Friday, October 22, 2010

Basic CSS Nav Bar

So today I thought I'd share with everyone my simple way of making a very effective and dynamic Navigation Bar using CSS.
Here is the finished example: http://yallara.cs.rmit.edu.au/~s3166403/silentmountain/index.html
This example could have been done using embed fonts and mouse over colours very easily, but with this way of working you can achieve much cooler effects, such as buttons that give the look of animation without using flash.

Step 1: The CSS Code

#nav {
 position: relative;
 top: 490px;
 width: 948px;
 height: 75px;
}

#nav ul {
    float: left;
    padding: 0;
    margin: 0;
    list-style: none;
}

#nav li {
    float: left;
 margin: 0 30px 0 0;
    width: auto;
 
 
}

#nav a {
    display: block;
    width: auto;
    background-position:  0 0;
    text-indent: -9999px;
    height: 25px;
    background: url(nav.png) no-repeat 0 0;
}


#nav a#home {
    width: 120px
}

#nav a#home:hover {
    background-position:  0 -25px;
}

#nav a#home.active {
    background-position:  0 -50px;
}

#nav a#filminfo {
    width: 95px;
    background-position:  -145px 0;
}

#nav a#filminfo:hover {
    background-position:  -145px -25px;
}

#nav a#filminfo.active {
    background-position:  -145px -50px;
}

 
#nav a#gallery {
    width: 74px;
    background-position:  -267px 0;
}

#nav a#gallery:hover {
    background-position:  -267px -25px;
}

#nav a#gallery.active {
    background-position:  -267px -50px;
}

    

This code uses this image:
I've edited the code to only include it for the first 3 parts, as you can see it works by moving the image around to where you want it to show, so when it's normal it displays white, green when it's moused over, and blue when the page is active.
You can easily create your own nav.png, I like to use Adobe Fireworks as it's easy to get the pixel locations, also PNGs can be transparent unlike most other common web image formats.

Lastly you need to use this code in your HTML document:
               <div id="nav">
                  <ul>
                    <li><a  class="active" id="home" href="/">Home</a></li>                 
                    <li><a  href="" id="filminfo" title="Film Info">Bookings</a></li>
                    <li><a href="" id="gallery" title="Gallery">Rates</a></li>
                    <li><a  href="datestimes.html" id="datestimes" title="Dates and Times">Club History</a></li>
                    <li><a  href="" id="competition" title="Competition">Availability</a></li>
                    <li><a href="" id="links" title="Links">Tour</a></li>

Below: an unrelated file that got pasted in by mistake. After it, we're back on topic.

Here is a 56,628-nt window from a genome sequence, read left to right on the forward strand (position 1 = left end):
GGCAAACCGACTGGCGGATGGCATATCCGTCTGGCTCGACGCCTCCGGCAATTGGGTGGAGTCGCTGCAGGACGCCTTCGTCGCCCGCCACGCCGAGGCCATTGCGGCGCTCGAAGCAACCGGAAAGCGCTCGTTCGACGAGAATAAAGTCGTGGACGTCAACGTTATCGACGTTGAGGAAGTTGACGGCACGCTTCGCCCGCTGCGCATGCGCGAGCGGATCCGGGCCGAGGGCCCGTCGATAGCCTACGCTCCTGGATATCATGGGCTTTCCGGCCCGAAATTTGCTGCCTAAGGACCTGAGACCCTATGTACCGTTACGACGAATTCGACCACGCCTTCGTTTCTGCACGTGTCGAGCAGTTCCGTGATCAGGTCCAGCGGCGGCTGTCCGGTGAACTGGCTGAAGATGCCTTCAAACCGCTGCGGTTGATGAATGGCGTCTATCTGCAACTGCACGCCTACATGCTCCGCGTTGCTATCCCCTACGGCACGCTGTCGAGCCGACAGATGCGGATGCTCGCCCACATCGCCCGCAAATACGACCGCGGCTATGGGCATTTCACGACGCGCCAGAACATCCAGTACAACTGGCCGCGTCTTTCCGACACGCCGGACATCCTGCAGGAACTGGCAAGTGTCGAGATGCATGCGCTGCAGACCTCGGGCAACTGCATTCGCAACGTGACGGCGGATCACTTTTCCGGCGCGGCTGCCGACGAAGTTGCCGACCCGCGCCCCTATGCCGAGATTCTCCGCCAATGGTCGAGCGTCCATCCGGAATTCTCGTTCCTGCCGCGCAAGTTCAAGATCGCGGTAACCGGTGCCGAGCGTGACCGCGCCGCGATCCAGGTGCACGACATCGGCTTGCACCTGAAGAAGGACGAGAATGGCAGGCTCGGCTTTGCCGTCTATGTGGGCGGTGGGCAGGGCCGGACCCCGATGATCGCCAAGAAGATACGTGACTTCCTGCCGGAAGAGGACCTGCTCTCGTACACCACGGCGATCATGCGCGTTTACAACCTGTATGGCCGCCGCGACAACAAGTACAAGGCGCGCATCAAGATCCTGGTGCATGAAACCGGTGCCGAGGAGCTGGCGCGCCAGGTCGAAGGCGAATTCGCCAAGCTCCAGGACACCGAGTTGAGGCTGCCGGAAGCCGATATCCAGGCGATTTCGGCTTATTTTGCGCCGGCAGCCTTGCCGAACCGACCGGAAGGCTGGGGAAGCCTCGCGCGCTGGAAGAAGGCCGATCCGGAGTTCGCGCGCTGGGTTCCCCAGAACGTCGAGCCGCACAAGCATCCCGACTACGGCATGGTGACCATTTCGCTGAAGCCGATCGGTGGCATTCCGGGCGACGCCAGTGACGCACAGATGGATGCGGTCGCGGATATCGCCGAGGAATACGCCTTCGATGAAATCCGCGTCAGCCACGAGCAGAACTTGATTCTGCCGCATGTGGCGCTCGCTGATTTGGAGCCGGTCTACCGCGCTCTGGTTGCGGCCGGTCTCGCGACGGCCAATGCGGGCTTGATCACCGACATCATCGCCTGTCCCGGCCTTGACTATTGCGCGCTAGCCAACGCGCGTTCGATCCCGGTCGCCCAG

<li><a  href="" id="games" title="Games">Contact</a></li>
                </ul>
              </div><!-- Close nav -->

As you can see, by replacing the HREF statement with class="active" you can tell the document that you with that part to be blue for my example.

And here is an example of it working in action: http://yallara.cs.rmit.edu.au/~s3166403/silentmountain/index.html

19 comments:

  1. What does this even mean? Ahhh I only took Java for one semester sorry.

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  2. thanks for this ... I hate to admit it but CSS has always been a little mysterious to me.

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  3. The finished product looks nice!

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  4. cool, I'll have to play with this

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  5. strangely took a long time to load. looks really good though.

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  6. im still learning CSS

    the finish product looks nice tho

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  7. I'll learn CSS so easy here.
    I'll follow you brother

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  8. Wow, you did a great job of explaining CSS here. Very informative, thank you

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  9. Ok, this makes no sense to me but I guess it's usefull ??

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  10. interesting. Would try it but I'm so f*cking busy... Later, maybe.

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  11. CSS is so easy to learn and such a good friend to developers, it's my #2 favorite "language" to learn. My first favorite was javascript, it's SO much fun creating animations =D

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